Old Navy charged customers more for women's plus-size jeans than their standard sizes. However, men’s plus-size jeans were sold at the same price as the standard size for men. On average, women’s shirts cost 15 percent more than men’s shirts. Even when men’s clothing is larger and requires more fabric, women’s clothing is still often sold at a higher price — an average mark up of eight percent. The study provides examples from Levi’s where the 501 CT style of jeans for women was sold for $88 while the same style of jeans for men were sold for $68.
Pink toys that are marketed as being for girls are often sold at a higher cost than those that are marketed as being for boys. The New York City Department of Consumer Affairs study revealed that toys marketed towards girls costs more than toys marketed towards boys over half of the time. One particularly striking example provided in the study was the discrepancy between the costs of Radio Flyer scooters sold at Target. The Girls My 1st Scooter costs double the cost of the scooter that comes in red.
Unfortunately, the pink tax remains a constant throughout all age groups. Products for senior care still carry a discrepancy between genders that favors men. Assistive devices such as braces and canes are marked up approximately 12-15 percent for women. Other products such as adult diapers and compression socks are also sold at a higher price for women. The largest discrepancy was found in the price of personal urinals, which are sold at a 20 percent price increase for women.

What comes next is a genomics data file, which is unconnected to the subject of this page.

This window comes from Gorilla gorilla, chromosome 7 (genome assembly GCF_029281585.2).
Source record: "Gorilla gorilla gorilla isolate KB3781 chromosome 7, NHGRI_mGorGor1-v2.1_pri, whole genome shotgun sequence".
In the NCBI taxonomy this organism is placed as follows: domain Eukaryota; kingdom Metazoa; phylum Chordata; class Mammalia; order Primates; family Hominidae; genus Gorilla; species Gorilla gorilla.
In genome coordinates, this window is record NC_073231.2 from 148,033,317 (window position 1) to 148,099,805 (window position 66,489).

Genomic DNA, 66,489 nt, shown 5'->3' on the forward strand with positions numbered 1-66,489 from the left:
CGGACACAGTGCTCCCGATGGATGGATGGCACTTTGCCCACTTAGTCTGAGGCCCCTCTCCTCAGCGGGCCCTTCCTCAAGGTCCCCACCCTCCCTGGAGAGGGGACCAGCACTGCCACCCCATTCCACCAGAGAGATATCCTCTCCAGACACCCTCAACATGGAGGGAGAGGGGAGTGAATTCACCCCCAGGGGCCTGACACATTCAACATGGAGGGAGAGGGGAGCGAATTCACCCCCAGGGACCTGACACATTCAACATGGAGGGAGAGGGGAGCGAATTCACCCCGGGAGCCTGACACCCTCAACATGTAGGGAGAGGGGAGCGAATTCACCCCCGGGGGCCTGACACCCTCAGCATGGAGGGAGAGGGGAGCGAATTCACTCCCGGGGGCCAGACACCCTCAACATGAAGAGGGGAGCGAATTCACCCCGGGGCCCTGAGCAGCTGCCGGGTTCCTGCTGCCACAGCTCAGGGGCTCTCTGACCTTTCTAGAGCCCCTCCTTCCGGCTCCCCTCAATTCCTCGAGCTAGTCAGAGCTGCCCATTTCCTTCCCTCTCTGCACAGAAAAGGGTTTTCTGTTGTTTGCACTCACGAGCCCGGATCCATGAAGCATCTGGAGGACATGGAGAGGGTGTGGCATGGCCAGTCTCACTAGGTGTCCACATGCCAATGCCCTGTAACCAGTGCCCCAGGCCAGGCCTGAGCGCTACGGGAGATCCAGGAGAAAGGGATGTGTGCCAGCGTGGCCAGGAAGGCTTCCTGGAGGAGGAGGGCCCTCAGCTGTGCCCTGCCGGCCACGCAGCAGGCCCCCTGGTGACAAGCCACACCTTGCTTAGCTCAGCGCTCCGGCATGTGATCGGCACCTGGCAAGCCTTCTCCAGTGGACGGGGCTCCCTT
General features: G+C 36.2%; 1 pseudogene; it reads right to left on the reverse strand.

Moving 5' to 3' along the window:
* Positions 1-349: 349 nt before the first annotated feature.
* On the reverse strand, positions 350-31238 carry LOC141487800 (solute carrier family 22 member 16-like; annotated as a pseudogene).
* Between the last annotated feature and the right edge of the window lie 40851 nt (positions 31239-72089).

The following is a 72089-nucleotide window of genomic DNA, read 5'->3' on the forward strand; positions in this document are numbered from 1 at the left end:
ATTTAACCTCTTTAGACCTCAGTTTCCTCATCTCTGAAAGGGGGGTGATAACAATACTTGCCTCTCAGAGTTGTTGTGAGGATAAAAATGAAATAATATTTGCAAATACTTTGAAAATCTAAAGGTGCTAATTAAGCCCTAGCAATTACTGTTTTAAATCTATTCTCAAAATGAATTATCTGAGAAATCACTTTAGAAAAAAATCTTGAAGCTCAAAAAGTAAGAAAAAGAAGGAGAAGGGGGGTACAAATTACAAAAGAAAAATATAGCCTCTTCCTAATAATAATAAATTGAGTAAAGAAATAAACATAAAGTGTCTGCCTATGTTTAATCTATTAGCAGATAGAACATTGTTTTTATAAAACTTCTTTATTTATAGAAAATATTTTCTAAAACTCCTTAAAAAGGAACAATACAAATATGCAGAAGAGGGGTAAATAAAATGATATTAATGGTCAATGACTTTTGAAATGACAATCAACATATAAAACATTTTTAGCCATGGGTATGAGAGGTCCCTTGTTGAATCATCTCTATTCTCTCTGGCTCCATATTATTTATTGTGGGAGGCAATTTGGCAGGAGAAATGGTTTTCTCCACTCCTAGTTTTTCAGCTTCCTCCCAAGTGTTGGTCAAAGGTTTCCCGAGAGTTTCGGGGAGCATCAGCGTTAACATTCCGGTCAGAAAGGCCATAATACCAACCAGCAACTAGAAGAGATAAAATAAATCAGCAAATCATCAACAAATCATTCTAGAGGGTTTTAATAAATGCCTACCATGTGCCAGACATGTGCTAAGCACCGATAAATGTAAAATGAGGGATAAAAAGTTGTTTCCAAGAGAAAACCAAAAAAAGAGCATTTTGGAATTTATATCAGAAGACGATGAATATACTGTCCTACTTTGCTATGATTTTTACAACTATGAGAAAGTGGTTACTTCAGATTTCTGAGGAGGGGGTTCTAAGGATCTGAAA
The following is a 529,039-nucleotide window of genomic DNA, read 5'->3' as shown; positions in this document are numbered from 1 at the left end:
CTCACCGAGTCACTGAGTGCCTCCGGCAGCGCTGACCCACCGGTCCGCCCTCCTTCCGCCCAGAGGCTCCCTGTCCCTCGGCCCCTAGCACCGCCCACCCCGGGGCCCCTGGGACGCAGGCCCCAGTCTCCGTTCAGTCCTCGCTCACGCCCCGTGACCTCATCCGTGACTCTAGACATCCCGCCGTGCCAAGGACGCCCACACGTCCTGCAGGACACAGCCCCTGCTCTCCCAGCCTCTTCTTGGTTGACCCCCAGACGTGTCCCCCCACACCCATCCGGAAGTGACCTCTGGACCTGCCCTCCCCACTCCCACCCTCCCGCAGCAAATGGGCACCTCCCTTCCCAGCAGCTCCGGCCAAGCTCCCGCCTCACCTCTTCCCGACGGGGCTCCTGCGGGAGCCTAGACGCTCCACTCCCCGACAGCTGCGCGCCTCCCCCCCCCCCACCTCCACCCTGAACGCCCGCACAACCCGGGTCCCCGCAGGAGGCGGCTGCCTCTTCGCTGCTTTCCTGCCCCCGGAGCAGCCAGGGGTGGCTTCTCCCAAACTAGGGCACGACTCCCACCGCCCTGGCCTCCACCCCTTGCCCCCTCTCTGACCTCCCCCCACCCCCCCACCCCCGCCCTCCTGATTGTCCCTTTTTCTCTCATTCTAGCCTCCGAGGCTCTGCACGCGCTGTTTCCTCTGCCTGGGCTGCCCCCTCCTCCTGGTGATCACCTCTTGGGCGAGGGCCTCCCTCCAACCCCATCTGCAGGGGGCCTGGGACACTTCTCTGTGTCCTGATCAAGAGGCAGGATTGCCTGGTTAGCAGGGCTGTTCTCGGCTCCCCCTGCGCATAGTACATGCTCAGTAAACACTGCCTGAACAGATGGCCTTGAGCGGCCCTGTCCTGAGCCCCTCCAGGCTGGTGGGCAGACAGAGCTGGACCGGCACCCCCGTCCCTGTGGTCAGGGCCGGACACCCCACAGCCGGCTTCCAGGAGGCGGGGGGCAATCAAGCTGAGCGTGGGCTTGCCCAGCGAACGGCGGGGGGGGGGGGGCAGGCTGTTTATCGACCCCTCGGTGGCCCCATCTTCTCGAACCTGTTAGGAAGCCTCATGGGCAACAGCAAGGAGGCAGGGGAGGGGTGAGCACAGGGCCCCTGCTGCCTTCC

Women are frequently charged a higher cost than men are for personal care products, but the discrepancy is particularly high when related to hair care. Many salons offer different prices for men and women for the same service. For example, some salons advertise haircuts for men at a range of $45 - $60 while a haircut for women is advertised at $50 - $85. While services such as color and perms may have prices set depending on hair length, costs for cuts are often based on gender, so a woman with a buzzcut can spend more money on a haircut than a man with shoulder length hair at the same salon.
Certain machinery being built with men’s bodies in mind also leaves women paying an extra cost when it comes to dry cleaning. Because pressing machines, which are typically used, are more difficult to use on women’s clothing, women are frequently charged more money since their items are hand-pressed as an alternative. The California Assembly's Office of Research conducted a study that found women were charged more money to have identical items of clothing cleaned by 60 percent of launders.